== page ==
Originally Published: December 13, 1996 - Last Updated / Reviewed On: April 4, 2008
I am an uncircumcised male. About 1-1/2 years ago, I noticed a *small* hard rock-like object in my foreskin. It is very near the tip of my penis. Any ideas what it is?
Way to keep a heads-up on things going on down there. It sounds like you're doing exactly what you should be: monitoring your body for unusual symptoms and reaching out for help when you notice any.
Bumps on the penis can have many potential causes ranging from sexually transmitted infections to generally harmless cysts or plaque; check out Bumps/lumps on penis for an overview. The small, very hard rock-like bump you describe could be a caused by a few different conditions, including Peyronie's disease or a cyst. Although bumps can be caused by penile cancer, this seems unlikely for you because you are so young.
Peyronie's disease is a condition where hard bumps made from plaque form on the penis. These bumps can appear on any part of the penis. They may cause some swelling or irritation and over time they harden. The cause of Peyronie's is not known but research suggests that it may be caused by trauma, vasculitis, connective tissue disorders, or genes.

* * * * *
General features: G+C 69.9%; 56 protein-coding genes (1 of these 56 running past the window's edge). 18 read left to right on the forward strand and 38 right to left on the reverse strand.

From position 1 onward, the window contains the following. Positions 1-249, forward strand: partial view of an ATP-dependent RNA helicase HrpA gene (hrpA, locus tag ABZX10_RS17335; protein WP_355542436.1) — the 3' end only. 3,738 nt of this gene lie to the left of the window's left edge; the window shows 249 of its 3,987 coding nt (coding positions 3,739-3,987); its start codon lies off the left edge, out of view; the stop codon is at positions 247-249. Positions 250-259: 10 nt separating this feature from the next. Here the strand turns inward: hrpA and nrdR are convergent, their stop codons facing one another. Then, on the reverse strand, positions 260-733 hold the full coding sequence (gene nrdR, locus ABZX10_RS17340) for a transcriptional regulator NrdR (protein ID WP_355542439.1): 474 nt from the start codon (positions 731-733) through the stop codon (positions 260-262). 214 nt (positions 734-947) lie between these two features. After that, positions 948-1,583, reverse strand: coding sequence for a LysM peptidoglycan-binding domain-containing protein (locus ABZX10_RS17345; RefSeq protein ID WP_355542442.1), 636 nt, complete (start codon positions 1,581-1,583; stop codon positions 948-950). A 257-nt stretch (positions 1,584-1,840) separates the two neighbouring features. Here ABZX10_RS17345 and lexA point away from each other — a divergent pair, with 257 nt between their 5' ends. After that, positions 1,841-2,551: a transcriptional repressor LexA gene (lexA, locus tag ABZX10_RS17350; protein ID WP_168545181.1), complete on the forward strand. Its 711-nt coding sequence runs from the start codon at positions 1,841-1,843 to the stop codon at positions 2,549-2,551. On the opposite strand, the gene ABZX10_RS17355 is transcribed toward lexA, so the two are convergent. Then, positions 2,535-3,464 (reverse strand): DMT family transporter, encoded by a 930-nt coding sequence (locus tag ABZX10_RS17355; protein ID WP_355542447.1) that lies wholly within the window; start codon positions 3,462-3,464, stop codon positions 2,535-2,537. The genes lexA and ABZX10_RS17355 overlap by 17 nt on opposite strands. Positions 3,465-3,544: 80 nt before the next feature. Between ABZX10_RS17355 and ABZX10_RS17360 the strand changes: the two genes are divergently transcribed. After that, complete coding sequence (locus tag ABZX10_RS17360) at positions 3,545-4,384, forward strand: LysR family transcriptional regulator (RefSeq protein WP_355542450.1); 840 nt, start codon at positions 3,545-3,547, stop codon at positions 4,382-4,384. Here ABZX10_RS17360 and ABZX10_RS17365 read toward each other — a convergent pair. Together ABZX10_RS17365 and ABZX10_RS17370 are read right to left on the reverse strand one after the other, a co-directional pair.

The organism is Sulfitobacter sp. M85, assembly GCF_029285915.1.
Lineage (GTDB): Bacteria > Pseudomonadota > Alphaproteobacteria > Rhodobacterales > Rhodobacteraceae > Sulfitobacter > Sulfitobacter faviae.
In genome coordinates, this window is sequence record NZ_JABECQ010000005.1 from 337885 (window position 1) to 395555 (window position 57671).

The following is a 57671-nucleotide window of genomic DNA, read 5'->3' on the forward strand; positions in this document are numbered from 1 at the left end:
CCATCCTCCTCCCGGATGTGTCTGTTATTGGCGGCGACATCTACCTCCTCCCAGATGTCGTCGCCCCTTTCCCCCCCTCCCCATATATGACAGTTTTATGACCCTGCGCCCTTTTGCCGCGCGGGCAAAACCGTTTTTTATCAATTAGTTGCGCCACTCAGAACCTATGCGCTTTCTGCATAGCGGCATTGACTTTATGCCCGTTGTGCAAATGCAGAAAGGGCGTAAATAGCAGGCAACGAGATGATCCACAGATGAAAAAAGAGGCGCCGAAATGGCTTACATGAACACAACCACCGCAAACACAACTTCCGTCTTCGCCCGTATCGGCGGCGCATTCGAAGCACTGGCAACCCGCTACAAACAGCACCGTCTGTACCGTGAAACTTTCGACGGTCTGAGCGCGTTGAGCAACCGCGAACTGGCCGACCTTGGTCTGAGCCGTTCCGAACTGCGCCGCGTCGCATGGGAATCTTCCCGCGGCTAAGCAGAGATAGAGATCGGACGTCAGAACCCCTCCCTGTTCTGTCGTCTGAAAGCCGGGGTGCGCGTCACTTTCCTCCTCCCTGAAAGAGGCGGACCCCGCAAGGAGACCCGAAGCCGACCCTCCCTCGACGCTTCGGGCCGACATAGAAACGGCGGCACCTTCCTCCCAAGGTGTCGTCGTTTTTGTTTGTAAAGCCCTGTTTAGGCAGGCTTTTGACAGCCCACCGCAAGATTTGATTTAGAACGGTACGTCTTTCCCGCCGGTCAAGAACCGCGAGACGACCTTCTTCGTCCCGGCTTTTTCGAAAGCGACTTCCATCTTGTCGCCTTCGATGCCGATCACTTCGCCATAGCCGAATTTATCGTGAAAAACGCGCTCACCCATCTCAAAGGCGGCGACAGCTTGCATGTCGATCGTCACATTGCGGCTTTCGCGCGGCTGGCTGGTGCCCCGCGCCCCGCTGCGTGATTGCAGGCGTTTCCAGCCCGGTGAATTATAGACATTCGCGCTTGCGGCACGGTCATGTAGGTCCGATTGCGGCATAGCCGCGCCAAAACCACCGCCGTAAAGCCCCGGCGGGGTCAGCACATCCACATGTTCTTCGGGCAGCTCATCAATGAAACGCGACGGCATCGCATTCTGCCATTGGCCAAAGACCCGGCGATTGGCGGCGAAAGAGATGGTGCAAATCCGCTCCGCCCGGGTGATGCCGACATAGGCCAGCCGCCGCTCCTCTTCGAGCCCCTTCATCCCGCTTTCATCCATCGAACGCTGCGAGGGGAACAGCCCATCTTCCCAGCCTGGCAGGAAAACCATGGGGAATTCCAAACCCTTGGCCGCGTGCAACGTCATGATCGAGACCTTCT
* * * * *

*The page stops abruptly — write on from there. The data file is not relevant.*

Plaque bumps often go away on their own, usually within two years of first appearing. If the rock-like bump you describe doesn't seem to be getting smaller, you have the option of having it removed surgically, but surgery presents some risks and side effects. Alternately, medication may be injected into the plaque to help it soften.
What you describe could also be a cyst, which is a sac that may appear in many parts of the body, and may vary in size and hardness. Most cysts are harmless, though they can have symptoms dependent on where they appear in your body. Cysts are sometimes removed surgically, or drained using a needle.
Although bumps from plaques and cycts are generally not harmful, you may still want to consider seeing a health care professional who can help you figure out what is causing the bump and whether there is anything you can do to have it removed. Columbia students can go to Open Communicator or call x4-2284 for an appointment. If you're not a Columbia student, contact your primary care provider.
Staying aware of your body and its changes is important. As always, if you're concerned about something, see a professional — you can at the very least get some peace of mind.